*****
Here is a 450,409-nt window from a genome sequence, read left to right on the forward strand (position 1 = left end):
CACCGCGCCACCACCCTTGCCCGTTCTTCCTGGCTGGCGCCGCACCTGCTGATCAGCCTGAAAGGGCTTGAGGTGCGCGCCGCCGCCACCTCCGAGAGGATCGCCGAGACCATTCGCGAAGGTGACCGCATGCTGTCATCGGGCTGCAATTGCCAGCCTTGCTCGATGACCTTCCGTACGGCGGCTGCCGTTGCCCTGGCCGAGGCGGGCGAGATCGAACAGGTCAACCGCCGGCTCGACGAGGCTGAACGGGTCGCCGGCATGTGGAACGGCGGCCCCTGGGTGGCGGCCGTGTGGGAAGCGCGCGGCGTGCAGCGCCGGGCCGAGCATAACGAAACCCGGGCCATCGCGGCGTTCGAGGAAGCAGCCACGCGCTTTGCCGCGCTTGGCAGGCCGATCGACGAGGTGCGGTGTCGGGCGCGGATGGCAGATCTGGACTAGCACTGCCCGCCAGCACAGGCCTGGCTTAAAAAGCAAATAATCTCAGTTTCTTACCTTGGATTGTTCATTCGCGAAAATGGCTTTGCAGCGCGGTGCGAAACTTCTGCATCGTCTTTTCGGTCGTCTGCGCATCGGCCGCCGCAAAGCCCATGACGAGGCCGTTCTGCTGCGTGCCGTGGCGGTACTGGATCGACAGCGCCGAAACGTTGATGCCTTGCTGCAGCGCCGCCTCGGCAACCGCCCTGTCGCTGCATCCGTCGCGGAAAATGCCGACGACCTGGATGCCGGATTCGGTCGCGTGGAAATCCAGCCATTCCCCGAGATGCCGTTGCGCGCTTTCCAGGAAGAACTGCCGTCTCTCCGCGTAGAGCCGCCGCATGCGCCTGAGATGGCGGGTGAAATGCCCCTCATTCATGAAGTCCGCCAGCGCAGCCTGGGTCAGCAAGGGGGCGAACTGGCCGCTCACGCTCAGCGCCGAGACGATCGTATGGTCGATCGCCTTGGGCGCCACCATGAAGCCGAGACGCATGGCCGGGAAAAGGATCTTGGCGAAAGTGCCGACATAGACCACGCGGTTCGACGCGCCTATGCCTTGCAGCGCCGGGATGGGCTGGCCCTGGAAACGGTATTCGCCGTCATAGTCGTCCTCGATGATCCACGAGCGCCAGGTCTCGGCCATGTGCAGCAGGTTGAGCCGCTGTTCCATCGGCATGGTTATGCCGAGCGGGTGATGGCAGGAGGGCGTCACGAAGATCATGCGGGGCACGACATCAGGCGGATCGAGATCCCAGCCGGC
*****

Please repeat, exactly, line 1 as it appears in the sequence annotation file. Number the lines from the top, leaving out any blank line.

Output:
Here is a 450,409-nt window from a genome sequence, read left to right on the forward strand (position 1 = left end):